Cloud computing has increased the pace of technology innovation, the rate of technology adoption and the volume of data in the world. But how did we get here, and where will we go next?
Here are four people who will help make those decisions. All four have shaped cloud’s present and will likely have a major impact on its future:
Diane Greene: Growing Google’s reputation as a serious cloud player
In 2015, Google had just 4% of the cloud market share, according to Synergy Research. The company was well behind Amazon Web Services, which had 31% of the market, and trailing both Microsoft Azure and IBM, which each had 9% and 7% of the market, respectively.
But last November, Google hired Diane Greene, formerly the co-founder and CEO of VMware, to serve as the company’s head of cloud computing. Though she hasn’t been there long, Greene has already made an impact while working to shift the perception of Google’s cloud business.
Until now, Google has struggled to make headway with major enterprise clients when it comes to cloud. But in Q1 it managed to secure several major deals, including pacts with both Apple and Spotify—companies that previously relied exclusively on AWS for cloud services.
In March, Home Depot said it will move some of its data to Google's cloud as well, while Disney Consumer Products Interactive Media and Coca Cola also said they were coming onboard.
The company also made a slew of announcements at its Cloud Platform Next conference in San Francisco. For example, Google launched new artificial intelligence-based tools and products for its cloud platform. The tools will allow data scientists and developers to build intelligent applications and employ deep learning techniques.
Greene spent time at the conference arguing that Google's cloud platform is ready to compete with cloud industry leaders. She believes customers will choose Google because of the cloud platform's value, risk reduction and innovation.
Many attribute Google’s growing success in cloud to Greene, who has extensive experience working with corporate clients—perhaps just what Google needs to take a larger share of the cloud market.
Nick Earle: Finding Cisco’s niche in the cloud
In order to survive in today’s changing tech landscape, Cisco—a company rooted in hardware and one-time purchase sales models—has had to evolve. Over the past several years, Cisco has worked to pivot to cloud infrastructure and other subscription-based business models.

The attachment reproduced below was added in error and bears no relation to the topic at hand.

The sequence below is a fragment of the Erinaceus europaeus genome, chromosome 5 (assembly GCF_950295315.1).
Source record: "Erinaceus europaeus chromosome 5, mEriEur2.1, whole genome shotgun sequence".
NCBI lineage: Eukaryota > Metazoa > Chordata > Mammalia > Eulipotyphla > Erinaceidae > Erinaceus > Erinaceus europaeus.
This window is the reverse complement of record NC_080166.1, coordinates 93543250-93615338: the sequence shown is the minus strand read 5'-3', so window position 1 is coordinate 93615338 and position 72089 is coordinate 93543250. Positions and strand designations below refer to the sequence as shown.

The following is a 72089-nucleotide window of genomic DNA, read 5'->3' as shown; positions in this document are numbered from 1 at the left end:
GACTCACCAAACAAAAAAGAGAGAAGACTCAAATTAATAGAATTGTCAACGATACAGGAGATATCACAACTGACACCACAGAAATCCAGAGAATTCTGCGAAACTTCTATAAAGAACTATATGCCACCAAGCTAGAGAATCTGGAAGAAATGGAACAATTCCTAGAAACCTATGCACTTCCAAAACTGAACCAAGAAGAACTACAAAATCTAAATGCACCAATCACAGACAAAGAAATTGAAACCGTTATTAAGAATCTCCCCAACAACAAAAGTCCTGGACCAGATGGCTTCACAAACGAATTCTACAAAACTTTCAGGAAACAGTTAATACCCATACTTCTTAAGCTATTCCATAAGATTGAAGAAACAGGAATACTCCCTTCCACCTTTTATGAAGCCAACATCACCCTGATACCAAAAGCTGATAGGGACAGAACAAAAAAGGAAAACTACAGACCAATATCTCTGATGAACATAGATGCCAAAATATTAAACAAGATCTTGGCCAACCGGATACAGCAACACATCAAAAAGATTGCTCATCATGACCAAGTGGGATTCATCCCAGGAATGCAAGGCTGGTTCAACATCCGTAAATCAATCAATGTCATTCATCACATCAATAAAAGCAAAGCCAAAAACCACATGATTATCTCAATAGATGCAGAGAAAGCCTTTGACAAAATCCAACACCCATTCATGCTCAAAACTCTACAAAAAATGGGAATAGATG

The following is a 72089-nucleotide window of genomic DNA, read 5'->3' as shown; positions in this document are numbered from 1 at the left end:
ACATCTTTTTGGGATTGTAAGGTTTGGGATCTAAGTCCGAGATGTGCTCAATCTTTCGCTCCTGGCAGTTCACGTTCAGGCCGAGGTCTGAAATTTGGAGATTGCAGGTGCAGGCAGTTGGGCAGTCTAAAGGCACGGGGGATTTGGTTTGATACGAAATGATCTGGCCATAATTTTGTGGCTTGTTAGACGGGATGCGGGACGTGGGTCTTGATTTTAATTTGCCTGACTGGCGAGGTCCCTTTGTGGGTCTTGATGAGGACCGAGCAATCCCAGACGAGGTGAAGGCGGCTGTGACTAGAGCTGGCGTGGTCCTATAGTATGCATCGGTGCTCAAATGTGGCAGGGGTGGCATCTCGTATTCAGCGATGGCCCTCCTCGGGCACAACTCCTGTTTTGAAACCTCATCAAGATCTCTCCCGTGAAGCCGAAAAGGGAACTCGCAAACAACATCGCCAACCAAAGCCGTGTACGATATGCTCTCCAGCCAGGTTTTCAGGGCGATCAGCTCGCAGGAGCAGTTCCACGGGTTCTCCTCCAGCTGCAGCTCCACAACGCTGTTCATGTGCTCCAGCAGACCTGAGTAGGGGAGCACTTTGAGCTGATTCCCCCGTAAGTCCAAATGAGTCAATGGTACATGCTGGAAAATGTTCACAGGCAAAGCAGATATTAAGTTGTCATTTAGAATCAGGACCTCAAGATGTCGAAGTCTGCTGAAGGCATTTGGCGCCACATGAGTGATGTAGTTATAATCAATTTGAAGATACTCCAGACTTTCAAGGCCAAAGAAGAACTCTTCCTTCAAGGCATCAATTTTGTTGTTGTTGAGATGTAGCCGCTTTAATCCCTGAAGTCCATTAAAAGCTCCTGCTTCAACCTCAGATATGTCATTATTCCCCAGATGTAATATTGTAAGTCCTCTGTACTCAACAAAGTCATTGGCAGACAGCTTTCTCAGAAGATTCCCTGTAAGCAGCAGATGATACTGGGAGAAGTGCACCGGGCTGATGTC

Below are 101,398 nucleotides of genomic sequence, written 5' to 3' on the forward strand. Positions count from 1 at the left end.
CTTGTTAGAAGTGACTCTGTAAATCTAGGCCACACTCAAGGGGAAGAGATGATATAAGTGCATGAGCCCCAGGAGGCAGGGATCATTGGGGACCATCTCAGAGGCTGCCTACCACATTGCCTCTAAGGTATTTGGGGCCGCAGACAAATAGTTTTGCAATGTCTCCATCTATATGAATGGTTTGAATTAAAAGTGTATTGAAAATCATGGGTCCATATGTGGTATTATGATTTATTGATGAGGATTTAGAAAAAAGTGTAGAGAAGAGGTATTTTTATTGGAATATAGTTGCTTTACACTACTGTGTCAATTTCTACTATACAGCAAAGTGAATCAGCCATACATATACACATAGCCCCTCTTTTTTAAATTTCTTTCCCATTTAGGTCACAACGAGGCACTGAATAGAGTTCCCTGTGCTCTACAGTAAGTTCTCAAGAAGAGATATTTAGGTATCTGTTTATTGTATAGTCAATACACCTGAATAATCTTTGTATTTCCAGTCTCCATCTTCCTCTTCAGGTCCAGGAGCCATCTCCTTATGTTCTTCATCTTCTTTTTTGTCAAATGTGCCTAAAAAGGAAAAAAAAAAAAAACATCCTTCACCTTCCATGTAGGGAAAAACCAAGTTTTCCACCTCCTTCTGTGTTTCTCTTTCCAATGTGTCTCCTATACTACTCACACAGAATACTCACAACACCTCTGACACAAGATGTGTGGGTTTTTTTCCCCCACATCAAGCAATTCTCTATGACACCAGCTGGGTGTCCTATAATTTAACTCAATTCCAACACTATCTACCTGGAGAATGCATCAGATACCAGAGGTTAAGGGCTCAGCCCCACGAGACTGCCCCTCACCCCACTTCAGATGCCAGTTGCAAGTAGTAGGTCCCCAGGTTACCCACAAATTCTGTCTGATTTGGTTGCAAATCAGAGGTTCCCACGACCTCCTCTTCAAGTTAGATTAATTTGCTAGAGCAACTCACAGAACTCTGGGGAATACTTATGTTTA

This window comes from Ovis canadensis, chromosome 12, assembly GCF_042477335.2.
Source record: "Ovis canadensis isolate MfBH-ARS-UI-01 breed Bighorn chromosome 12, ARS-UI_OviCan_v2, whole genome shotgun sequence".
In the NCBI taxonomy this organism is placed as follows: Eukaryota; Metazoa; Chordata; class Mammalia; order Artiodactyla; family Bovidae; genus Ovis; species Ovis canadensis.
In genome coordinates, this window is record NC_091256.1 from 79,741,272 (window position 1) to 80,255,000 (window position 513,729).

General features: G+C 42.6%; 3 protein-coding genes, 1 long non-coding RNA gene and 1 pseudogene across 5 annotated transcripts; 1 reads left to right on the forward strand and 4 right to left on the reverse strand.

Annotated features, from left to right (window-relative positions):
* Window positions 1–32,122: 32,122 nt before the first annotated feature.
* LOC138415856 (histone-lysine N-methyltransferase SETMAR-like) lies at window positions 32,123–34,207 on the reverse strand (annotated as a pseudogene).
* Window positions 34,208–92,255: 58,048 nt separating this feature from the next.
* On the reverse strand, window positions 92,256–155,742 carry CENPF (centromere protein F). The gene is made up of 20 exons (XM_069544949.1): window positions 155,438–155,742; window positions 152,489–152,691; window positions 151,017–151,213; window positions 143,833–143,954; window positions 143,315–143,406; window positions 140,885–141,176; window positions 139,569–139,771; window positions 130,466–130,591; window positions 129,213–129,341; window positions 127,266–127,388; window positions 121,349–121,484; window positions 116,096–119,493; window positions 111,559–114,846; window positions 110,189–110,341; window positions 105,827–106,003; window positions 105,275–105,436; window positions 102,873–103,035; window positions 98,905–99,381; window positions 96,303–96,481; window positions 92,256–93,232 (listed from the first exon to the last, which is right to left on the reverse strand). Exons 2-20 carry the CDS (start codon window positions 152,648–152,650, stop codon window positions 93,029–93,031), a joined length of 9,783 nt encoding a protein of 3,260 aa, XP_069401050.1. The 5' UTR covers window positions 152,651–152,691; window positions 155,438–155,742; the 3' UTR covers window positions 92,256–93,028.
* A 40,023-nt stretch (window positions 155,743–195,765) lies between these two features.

Nick Earle, senior vice president, Global Cloud, has been leading the charge to the cloud for Cisco. In doing so, Earle has had to walk a fine line between disrupting competitors who already work in the cloud without upsetting longtime, revenue-generating customers.
Earle believes that there needs to be a radically different way of creating, deploying and managing secure enterprise applications in the cloud, and that Cisco’s cloud solutions portfolio will enable customers and partners to take advantage of the significant new opportunities that this evolution presents.
Overall, Earle’s strategy is about unifying clouds through software and breaking down data silos.
"We're not building our own data centers to compete," Earle said at the NexGen conference last December. "We're going to connect the clouds."
Rob Mee: Nurturing a major cloud disruptor
San Francisco-based Pivotal has been making a splash in the tech world, accelerated in part by Rob Mee, one of the original founders of the company, taking over as CEO last summer.
The company, which was originally a spinoff of EMC and VMware, created a cloud native platform that is "optimized for change so enterprises can move at start-up speeds and with greater business agility."
In other words, Pivotal helps companies quickly build and operate software so they can deliver new experiences to their customers.
So far, it seems to be working. Recent Series C financing raised $253 million in new cash for the company, led by Ford Motor Company and Microsoft. GE, EMC and VMware have also invested in the company. Pivotal said its first quarter revenue was $83 million, up 56% year-over year.
The three-year-old company now works with seven of the top 10 U.S. banks, three of the top five global auto manufacturers and five of the top 10 telecommunication companies, according to the company’s website.
Pivotal already looked to be a major disruptor in cloud, but the new funding may amplify those efforts even further.
"This investment will accelerate our global reach to bring our unique software development methodology and modern cloud platform and analytics tools to every forward-thinking CEO," said Mee in a statement about the new financing last week.
Pivotal’s relationship with Ford is particularly interesting. The two companies could lead the way as car companies seek to become mobility providers. Ford and Pivotal recently launched FordPass—the first project to emerge from their collaboration. Ford CEO Mark Fields said he hopes FordPass will do for car ownership what iTunes did for music appreciation.
Andy Jassy: Building the world’s biggest cloud provider
In April, Amazon announced the promotion of Andy Jassy to CEO of Amazon Web Services. The promotion seems well-deserved, as Jassy has scaled the now 10-year-old company over the last couple of years to the point where it generated nearly $2.5 billion in the first quarter of 2016. That’s up 64% from the first quarter of 2015.
Jassy recently said the concept of AWS was "sort of stumbled upon while seeking to solve a recurring need, namely faster technology deployment," according to a feature about him in Fortune.
The idea eventually led to an "entirely new and game-changing approach to technology development, which involved decoupling services."
Whatever Jassy and AWS are doing to dominate the cloud market, it’s clearly working.
In total, AWS is currently the most profitable business unit at Amazon. AWS was responsible for 56% of the entire company’s profit in Q1.